What is a thin file?

A thin file is another way of stating that a file has a short, or non-existent, credit history i.e. they have never borrowed, a case true for most young people. This can affect customers’ credit applications as they have no way to prove their credit trustworthiness to lenders, often resulting in rejected credit applications. In order to generate a credit score, the number by which most lenders judge your credit trustworthiness, you must have a credit history.

In order to judge whether they take the risk of lending money to you, a lender must know whether you have had a good history for repayments, requirements which a thin file cannot satisfy. You must be able to prove to lenders that you are capable of borrowing and managing repayments responsibly, so for once, having not borrowed any money and having no credit history is a bad thing. If you can borrow and repay on time and in full month after month then a lender knows you are likely to keep doing so and will be more willing to lend to you in the future.

In order to start building a decent credit report from a thin file, you have to take advantage of the credit products tailored to you and your lack of credit history without amassing an unmanageable debt. Bad Credit Credit Cards are one of the best ways to build credit. These cards are specifically designed to allow people who have little or no credit to borrow – in small amounts – and prove their ability to meet repayments. If you spend a small amount on a credit card – ideally 50% or lower than the credit limit – and repay each month, either in full or a the very least the minimum amount, you will start to build a good credit file. In order to help you keep on top of this, we recommend setting up Direct Debits for each repayment, meaning that all you have to worry about is whether you have enough money in your external account to pay off the direct debit each month. However, through the use of direct debits, you will never miss a repayment as they are taken automatically.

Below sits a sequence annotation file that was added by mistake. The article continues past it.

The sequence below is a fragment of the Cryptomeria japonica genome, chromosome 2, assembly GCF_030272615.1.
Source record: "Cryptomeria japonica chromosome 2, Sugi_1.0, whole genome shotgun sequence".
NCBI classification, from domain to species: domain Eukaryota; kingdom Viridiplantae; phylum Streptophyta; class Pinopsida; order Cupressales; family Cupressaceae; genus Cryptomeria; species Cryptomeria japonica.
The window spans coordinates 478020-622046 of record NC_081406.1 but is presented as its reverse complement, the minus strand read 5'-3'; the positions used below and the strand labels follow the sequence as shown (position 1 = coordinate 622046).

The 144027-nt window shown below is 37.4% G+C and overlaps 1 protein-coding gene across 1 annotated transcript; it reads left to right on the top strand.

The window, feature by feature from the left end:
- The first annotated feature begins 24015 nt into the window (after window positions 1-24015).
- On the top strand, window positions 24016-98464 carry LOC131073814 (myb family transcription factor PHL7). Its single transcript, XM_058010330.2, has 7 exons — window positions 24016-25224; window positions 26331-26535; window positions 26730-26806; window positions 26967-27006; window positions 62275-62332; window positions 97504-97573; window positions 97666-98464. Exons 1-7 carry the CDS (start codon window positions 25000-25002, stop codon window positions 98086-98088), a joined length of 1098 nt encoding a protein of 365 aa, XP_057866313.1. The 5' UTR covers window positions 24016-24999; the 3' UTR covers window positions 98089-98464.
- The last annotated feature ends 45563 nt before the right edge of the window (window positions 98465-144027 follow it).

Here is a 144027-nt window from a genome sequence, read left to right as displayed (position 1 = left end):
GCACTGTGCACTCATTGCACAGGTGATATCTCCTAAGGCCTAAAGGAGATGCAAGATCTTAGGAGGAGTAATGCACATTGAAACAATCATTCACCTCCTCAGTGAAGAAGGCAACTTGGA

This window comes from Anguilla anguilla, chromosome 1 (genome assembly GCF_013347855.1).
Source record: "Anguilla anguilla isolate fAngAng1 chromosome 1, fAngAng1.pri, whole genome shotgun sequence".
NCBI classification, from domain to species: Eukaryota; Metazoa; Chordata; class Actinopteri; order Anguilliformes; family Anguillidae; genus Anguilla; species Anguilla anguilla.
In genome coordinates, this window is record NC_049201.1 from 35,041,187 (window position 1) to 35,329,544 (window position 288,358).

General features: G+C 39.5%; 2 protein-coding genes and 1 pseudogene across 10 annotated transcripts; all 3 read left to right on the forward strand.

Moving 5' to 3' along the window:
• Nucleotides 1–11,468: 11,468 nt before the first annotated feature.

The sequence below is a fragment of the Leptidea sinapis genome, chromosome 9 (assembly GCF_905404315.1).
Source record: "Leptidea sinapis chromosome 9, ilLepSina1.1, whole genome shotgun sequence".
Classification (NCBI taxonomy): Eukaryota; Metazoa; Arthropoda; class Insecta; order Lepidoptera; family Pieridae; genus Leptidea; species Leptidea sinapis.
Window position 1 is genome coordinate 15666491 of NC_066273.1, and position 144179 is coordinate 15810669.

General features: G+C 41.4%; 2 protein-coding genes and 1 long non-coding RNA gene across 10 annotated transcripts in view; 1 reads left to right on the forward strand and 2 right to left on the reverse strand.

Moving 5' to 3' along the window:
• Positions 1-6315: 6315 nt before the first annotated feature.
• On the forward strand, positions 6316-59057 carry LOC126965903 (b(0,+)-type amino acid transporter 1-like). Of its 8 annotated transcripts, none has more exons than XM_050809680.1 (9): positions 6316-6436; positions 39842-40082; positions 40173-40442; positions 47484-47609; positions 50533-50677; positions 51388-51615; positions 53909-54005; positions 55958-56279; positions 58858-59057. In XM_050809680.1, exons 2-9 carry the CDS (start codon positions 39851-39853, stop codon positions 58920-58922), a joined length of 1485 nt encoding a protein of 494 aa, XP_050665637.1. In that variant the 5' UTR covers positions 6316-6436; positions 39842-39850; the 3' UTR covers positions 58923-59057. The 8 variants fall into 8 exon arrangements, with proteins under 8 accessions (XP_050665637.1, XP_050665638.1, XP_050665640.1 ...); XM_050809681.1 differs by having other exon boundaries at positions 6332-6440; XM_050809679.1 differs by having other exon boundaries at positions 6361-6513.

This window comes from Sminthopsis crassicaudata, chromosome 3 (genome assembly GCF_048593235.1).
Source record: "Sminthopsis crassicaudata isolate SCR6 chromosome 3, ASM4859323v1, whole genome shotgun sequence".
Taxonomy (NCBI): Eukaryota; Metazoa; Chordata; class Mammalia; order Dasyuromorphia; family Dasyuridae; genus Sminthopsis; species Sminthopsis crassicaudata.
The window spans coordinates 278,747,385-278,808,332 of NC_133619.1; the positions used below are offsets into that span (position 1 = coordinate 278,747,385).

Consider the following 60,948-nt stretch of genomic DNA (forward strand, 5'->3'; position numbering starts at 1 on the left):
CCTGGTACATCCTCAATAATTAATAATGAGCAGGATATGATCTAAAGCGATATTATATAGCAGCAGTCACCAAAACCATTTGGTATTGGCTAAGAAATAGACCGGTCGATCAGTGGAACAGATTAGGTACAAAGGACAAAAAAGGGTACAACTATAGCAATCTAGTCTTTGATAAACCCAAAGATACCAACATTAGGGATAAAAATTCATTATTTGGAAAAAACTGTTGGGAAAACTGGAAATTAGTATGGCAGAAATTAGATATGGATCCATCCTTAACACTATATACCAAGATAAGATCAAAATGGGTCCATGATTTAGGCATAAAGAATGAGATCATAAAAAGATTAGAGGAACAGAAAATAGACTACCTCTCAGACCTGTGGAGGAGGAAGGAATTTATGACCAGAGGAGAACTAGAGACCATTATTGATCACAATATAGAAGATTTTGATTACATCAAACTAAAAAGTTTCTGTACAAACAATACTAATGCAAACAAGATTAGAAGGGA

As credit scores fluctuate with your use of credit, either sensible or not so, you always have a chance to improve your score, and the easiest way to make sure you are going in the right direction is to keep checking your report and score with SearchMyCredit; it’s completely free and does not affect your score, no matter how many times you check.